It starts with a premise tailor-made for an advice column or a ’90s romantic comedy: “I met a man at a professional conference in New Jersey and fell madly in love, and we agreed to meet on a Budapest bridge in a month. But when I got there, he pretended he didn’t know me. What do I do now?” But Lili Horvát’s Preparations to Be Together for an Unknown Period of Time (2020) rejects the meet-cute possibilities; instead, it is a challenging drama about whether we can ever know what’s going on in our brains—both figuratively and literally.
Márta is a hot-shot Hungarian brain surgeon living in the US when she falls in love with János Drexler at the above-mentioned conference. She decides to upend her life and return to her native Budapest (where she has no family or friends, having been gone twenty years) to start a life with János. When he doesn’t show, Márta decides to stay in Budapest, renting a shitty apartment and finding work at a community hospital, where even the director admits she’s wildly overqualified. In the meantime, she functionally stalks János, desperate to know why he rebuffed her so cruelly. As she falls deeper into obsession, the question beats louder and louder: What is the truth?
Like Rashomon (1950) (and this year’s The Last Duel), Preparations has no easy answers. The film constantly pushes and pulls between reality and fantasy. As soon as we see a scene between Márta and János that must be in her head (including an adorable walking-and-silently-flirting scene), we simultaneously get more clues that these events are in fact happening in actuality—and vice versa. Where is the line between coincidence and disordered thinking? Márta desperately wants her shrink to diagnose her with borderline personality disorder, but he thinks she wants the diagnosis as a shield against a very real hurt, a clever subversion of the usual patronizing “It’s all in your head, honey.” Márta precisely solves the neurological issues of a patient with complex symptoms, but is just as uncertain if her own experiences are real.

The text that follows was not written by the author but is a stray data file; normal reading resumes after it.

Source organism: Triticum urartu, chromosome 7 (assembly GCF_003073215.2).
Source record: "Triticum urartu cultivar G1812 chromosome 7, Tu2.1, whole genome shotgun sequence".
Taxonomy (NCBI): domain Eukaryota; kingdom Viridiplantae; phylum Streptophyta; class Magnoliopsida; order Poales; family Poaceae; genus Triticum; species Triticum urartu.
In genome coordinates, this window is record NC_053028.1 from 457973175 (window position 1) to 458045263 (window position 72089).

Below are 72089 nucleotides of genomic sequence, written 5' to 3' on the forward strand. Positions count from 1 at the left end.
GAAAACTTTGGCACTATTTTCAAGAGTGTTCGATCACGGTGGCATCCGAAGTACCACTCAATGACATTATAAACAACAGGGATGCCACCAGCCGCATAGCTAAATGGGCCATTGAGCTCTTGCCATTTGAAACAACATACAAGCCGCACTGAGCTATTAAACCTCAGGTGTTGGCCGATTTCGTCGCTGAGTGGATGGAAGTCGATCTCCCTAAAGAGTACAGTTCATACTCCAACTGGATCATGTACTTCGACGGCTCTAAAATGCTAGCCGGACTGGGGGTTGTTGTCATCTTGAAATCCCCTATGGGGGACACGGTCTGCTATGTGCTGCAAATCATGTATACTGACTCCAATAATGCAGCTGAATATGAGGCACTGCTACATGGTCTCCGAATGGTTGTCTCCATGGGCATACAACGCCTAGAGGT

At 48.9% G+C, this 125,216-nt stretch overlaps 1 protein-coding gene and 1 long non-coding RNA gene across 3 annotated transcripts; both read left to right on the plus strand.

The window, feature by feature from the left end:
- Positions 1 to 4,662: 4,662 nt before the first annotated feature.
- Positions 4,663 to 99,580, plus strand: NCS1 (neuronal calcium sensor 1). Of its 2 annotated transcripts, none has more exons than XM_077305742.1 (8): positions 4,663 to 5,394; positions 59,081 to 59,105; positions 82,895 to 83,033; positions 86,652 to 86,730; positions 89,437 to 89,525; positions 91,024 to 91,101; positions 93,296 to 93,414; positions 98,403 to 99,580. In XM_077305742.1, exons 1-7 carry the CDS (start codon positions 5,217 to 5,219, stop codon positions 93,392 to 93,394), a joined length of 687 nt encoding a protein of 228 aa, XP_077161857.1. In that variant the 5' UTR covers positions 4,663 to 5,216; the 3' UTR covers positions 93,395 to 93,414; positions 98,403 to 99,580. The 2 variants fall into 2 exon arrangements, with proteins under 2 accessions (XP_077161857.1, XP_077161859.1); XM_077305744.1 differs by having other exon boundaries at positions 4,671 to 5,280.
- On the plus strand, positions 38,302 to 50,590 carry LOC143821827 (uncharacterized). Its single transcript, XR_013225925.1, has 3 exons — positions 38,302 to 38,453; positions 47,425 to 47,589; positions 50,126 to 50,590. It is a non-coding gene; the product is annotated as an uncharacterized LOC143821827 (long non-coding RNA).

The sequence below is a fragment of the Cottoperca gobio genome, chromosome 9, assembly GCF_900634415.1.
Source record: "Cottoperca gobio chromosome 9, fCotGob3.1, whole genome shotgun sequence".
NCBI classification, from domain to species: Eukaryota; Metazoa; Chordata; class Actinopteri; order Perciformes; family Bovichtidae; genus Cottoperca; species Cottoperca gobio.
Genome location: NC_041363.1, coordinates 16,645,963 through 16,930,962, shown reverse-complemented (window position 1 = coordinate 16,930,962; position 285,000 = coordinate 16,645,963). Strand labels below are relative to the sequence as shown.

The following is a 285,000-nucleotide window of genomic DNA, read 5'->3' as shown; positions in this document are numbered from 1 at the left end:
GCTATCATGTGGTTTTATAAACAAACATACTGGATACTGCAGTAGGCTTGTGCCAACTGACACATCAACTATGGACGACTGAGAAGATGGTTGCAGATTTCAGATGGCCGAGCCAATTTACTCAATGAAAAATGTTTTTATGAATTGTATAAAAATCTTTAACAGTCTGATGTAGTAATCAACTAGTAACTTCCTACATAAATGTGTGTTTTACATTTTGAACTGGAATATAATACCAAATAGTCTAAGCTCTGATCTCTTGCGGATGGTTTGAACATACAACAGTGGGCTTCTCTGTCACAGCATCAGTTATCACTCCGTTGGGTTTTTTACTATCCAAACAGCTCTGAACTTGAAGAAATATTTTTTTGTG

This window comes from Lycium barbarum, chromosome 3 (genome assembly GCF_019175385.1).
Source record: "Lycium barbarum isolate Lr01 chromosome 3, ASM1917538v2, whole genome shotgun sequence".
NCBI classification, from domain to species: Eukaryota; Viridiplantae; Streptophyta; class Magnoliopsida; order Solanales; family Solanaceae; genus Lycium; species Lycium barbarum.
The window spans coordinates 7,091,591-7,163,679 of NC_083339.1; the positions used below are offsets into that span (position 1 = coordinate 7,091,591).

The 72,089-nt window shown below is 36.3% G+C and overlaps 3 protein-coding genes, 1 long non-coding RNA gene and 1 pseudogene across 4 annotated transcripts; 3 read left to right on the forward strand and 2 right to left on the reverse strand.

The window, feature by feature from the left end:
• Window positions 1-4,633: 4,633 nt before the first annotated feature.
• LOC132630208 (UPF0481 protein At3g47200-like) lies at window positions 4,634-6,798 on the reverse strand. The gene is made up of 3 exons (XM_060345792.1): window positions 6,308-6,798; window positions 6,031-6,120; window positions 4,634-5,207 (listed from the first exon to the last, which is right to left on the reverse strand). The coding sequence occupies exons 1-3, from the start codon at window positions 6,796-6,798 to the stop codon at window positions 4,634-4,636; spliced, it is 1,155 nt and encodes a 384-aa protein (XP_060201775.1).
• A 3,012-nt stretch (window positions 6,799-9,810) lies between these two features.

As Márta, Natasa Stork is reminiscent of Isabelle Huppert: all red lips and beautiful, placid exterior with a wild sea of roiling emotions just under the surface, threatening to reveal themselves at any moment. Horvát’s camera adores Stork; she’s luminous whether under the sterile hospital lighting or in the near-darkness of her apartment. Together, Horvat and Stork have created a restrained, cerebral melodrama, and an enigmatic portrait of a woman willing to throw everything away for a ghost.
Preparations to Be Together for an Unknown Period of Time screens tomorrow afternoon, December 28, at the Museum of the Moving Image.